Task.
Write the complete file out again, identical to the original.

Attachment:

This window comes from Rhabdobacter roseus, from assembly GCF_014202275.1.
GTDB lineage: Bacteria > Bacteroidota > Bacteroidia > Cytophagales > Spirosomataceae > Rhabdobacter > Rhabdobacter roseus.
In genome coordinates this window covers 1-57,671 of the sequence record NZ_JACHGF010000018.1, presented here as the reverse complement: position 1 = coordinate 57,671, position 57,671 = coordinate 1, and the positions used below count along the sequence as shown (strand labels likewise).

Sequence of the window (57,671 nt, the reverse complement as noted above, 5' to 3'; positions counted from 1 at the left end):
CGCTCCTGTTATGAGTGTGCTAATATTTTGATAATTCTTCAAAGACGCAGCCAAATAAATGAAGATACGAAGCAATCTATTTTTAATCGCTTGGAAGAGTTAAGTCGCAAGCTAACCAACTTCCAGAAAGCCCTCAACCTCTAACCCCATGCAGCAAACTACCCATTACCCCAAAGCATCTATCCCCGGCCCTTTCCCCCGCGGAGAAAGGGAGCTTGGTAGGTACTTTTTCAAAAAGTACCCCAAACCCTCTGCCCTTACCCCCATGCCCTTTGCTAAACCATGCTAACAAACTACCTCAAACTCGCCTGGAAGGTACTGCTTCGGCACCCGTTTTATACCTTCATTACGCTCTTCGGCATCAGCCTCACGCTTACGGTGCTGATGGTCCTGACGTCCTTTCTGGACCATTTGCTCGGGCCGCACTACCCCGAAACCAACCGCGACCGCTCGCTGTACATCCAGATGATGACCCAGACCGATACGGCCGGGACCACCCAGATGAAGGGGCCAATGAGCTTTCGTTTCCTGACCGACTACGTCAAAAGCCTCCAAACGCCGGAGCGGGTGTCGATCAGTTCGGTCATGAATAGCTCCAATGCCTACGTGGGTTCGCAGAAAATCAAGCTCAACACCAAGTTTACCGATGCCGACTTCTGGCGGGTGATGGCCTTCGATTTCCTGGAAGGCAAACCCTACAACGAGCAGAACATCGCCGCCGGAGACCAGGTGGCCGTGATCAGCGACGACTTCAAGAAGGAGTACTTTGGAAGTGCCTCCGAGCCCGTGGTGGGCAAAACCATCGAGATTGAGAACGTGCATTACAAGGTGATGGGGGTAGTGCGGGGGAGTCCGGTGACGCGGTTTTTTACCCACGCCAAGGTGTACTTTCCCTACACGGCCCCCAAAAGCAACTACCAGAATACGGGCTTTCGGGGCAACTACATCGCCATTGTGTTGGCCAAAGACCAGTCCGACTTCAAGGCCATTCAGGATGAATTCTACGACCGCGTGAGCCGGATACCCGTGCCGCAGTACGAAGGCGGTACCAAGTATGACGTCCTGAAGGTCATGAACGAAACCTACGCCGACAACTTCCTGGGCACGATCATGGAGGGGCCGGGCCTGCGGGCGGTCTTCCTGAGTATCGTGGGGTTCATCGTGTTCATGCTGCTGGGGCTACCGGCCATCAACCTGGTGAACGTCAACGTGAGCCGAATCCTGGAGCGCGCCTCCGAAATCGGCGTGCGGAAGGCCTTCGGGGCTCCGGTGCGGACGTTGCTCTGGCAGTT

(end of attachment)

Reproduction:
This window comes from Rhabdobacter roseus, from assembly GCF_014202275.1.
GTDB lineage: Bacteria > Bacteroidota > Bacteroidia > Cytophagales > Spirosomataceae > Rhabdobacter > Rhabdobacter roseus.
In genome coordinates this window covers 1-57,671 of the sequence record NZ_JACHGF010000018.1, presented here as the reverse complement: position 1 = coordinate 57,671, position 57,671 = coordinate 1, and the positions used below count along the sequence as shown (strand labels likewise).

Sequence of the window (57,671 nt, the reverse complement as noted above, 5' to 3'; positions counted from 1 at the left end):
CGCTCCTGTTATGAGTGTGCTAATATTTTGATAATTCTTCAAAGACGCAGCCAAATAAATGAAGATACGAAGCAATCTATTTTTAATCGCTTGGAAGAGTTAAGTCGCAAGCTAACCAACTTCCAGAAAGCCCTCAACCTCTAACCCCATGCAGCAAACTACCCATTACCCCAAAGCATCTATCCCCGGCCCTTTCCCCCGCGGAGAAAGGGAGCTTGGTAGGTACTTTTTCAAAAAGTACCCCAAACCCTCTGCCCTTACCCCCATGCCCTTTGCTAAACCATGCTAACAAACTACCTCAAACTCGCCTGGAAGGTACTGCTTCGGCACCCGTTTTATACCTTCATTACGCTCTTCGGCATCAGCCTCACGCTTACGGTGCTGATGGTCCTGACGTCCTTTCTGGACCATTTGCTCGGGCCGCACTACCCCGAAACCAACCGCGACCGCTCGCTGTACATCCAGATGATGACCCAGACCGATACGGCCGGGACCACCCAGATGAAGGGGCCAATGAGCTTTCGTTTCCTGACCGACTACGTCAAAAGCCTCCAAACGCCGGAGCGGGTGTCGATCAGTTCGGTCATGAATAGCTCCAATGCCTACGTGGGTTCGCAGAAAATCAAGCTCAACACCAAGTTTACCGATGCCGACTTCTGGCGGGTGATGGCCTTCGATTTCCTGGAAGGCAAACCCTACAACGAGCAGAACATCGCCGCCGGAGACCAGGTGGCCGTGATCAGCGACGACTTCAAGAAGGAGTACTTTGGAAGTGCCTCCGAGCCCGTGGTGGGCAAAACCATCGAGATTGAGAACGTGCATTACAAGGTGATGGGGGTAGTGCGGGGGAGTCCGGTGACGCGGTTTTTTACCCACGCCAAGGTGTACTTTCCCTACACGGCCCCCAAAAGCAACTACCAGAATACGGGCTTTCGGGGCAACTACATCGCCATTGTGTTGGCCAAAGACCAGTCCGACTTCAAGGCCATTCAGGATGAATTCTACGACCGCGTGAGCCGGATACCCGTGCCGCAGTACGAAGGCGGTACCAAGTATGACGTCCTGAAGGTCATGAACGAAACCTACGCCGACAACTTCCTGGGCACGATCATGGAGGGGCCGGGCCTGCGGGCGGTCTTCCTGAGTATCGTGGGGTTCATCGTGTTCATGCTGCTGGGGCTACCGGCCATCAACCTGGTGAACGTCAACGTGAGCCGAATCCTGGAGCGCGCCTCCGAAATCGGCGTGCGGAAGGCCTTCGGGGCTCCGGTGCGGACGTTGCTCTGGCAGTT